Genealogy 101: #9 Birth Certificate Alternatives

Introduction: In this article – part of an ongoing “Introduction to Genealogy” series – Gena Philibert-Ortega discusses alternatives to one of the most important documents for genealogy: a birth certificate. Gena is a genealogist and author of the book “From the Family Kitchen.

Things don’t always go as planned with your genealogy research. Sure, it seems like a given to use a birth certificate to prove an ancestor’s birth – but what if there is no available birth certificate for that time and place? What if the birth was simply not registered? Total compliance with birth registration by physicians and midwives didn’t happen automatically once it was made into law, and it took some time before nearly everyone’s birth was recorded.

An article about birth certificates, Salt Lake Telegram newspaper article 6 April 1916
Salt Lake Telegram (Salt Lake City, Utah), 6 April 1916, page 7

No Birth Certificate? Now What Do You Do?

Yes, genealogy doesn’t always go as planned – so it’s good to know your sources and try to branch out to seek other documents that might be of use. When proving a birth without a birth certificate, you want to think about what resources exist for the time and place where your ancestor lived.

What sources report a birth or age? In some cases, those sources were not created until years after your ancestor’s birth – which means they won’t be as credible as a birth certificate, but may be your only option. If this is true of the source/s you are looking at, make sure to analyze what you find with a critical eye.

Death Certificate

OK, there’s no birth certificate to be found – so you might instantly think: what about the death certificate? After all, a death certificate provides a birth date, right? Yes, it typically does, but it’s not the best source for proving a birth date. Why?

A death certificate has information from multiple informants. For example, a physician might be the informant for the medical information including cause of death. Another informant might be a family member, friend, or even just information found in a medical file. The information provided may include personal information like name, home address, parents’ names, birth date, and occupation.

The problem is, unless the person’s mother is the informant, there’s no guarantee that the information about the birth is correct because the informant was likely not an eyewitness to the birth. Similarly, the federal census provides an age, and in the case of the 1900 U.S. census there is even a birth month and year. However, the informant is not identified, so we need to treat it as merely a clue that may not be correct. So, while a death certificate and census records provide dates, you should still follow up with additional searches for more information.

Where Else Do I Look?

It really depends. Once again, ask yourself: what sources are available that provide a birth date during my ancestor’s time period and place? Also, ask yourself questions like: what activities were the person involved in that might have recorded a birth date or age? Some suggestions include:

  • Church Records
  • Pensions
  • Military Records
  • School Records
  • Yearbooks
  • Membership Records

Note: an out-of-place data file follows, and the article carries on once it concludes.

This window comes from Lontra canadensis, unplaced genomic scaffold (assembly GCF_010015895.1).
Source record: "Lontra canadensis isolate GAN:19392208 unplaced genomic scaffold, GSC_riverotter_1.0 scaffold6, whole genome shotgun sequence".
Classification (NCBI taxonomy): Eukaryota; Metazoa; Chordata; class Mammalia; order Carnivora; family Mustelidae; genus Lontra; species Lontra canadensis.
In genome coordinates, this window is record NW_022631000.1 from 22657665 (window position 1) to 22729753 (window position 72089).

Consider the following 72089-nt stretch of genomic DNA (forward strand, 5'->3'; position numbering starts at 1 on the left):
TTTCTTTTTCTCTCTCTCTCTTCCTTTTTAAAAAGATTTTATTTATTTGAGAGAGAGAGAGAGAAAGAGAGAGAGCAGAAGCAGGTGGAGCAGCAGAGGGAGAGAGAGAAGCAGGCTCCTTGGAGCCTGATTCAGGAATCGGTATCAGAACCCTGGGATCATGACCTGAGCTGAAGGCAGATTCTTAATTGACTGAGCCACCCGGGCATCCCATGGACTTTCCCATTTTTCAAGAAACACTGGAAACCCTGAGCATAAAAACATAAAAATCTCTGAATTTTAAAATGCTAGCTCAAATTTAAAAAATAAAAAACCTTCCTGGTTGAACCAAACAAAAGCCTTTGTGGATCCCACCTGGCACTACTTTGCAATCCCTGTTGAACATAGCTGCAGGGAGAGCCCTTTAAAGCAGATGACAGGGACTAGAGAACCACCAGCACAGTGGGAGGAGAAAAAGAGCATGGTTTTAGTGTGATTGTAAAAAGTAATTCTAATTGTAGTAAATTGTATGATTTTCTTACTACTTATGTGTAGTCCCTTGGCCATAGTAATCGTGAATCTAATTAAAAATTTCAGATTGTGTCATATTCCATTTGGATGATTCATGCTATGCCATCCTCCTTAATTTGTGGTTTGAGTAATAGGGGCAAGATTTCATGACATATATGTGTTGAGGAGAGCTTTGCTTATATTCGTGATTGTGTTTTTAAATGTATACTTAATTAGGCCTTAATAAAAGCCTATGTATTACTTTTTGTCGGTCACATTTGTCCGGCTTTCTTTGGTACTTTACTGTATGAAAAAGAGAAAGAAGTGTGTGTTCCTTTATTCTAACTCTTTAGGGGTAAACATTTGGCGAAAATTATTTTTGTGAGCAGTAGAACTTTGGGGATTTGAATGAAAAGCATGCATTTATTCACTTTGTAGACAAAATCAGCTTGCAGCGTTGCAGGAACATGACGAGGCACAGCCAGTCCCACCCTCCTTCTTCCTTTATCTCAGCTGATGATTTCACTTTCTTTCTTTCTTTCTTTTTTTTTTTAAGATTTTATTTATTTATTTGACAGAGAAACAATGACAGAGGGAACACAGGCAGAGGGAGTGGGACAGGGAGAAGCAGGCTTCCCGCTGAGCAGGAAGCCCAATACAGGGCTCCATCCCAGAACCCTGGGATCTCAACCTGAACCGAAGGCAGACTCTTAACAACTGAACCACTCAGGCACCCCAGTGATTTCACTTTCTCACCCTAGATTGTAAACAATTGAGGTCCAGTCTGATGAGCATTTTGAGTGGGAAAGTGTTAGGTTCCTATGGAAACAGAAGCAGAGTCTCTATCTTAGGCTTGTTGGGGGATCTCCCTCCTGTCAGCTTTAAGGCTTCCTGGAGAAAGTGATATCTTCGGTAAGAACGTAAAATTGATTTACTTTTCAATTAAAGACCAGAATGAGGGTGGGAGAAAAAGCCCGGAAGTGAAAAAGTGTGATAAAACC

• Passports
  • Journals/Scrapbooks (created by the individual or someone they knew)
  • Correspondence
  • Newspaper Articles
  • Diaries
Photo: diary of Martha L. Krentz
Photo: diary of Martha L. Krentz in possession of the author. Credit: Gena Philibert-Ortega.

I know you might be thinking: how do I find correspondence or a journal kept by someone that my ancestor knew? While some of the sources listed above – such as military records, pensions, or school records – might be found online or housed at any number of museums or libraries, items left behind by community members are most likely found housed in an archive and must be searched for using an archival catalog like ArchiveGrid. Make sure to search on the place your ancestor was from, and then you can add additional keywords like the name of a membership organization, church, or school.

What Types of Newspaper Articles Provide a Birth Date or Age?

As always, don’t forget to include an online collection of newspapers, such as GenealogyBank’s Historical Newspaper Archives, as one of your main sources for family history information. Obviously, a newspaper article that publishes community vital statistics will include births – but aside from the obvious, what else might you find in newspapers? Think in terms of articles that celebrate milestone events like a long life, a 25th, 50th or longer wedding anniversary, or a story of a family reunion where the oldest family member is being honored.

An article about Benjamin Bickford's 80th birthday, Mirror and Farmer newspaper article 11 November 1876
Mirror and Farmer (Manchester, New Hampshire), 11 November 1876, page 8

This 50th wedding anniversary newspaper article from 1899 is unique in that it not only gives the couple’s birth date, but also the place where they were each born. While this is not something you find in all wedding anniversary articles, it shows the importance of looking for all types of newspaper articles in your search and not making assumptions about what you might find.

An article about the Dick's 50th wedding anniversary, Boston Herald newspaper article 29 April 1899
Boston Herald (Boston, Massachusetts), 29 April 1899, page 1

Where Will You Look?

As with any research, start by noting all the records available for the place/s your ancestor lived as found on free sites like FamilySearch and subscription genealogy websites like GenealogyBank. Identify which records might list an age or birth date. In the absence of a birth record, build a case using various documents to help you narrow down the birth date of your ancestor.

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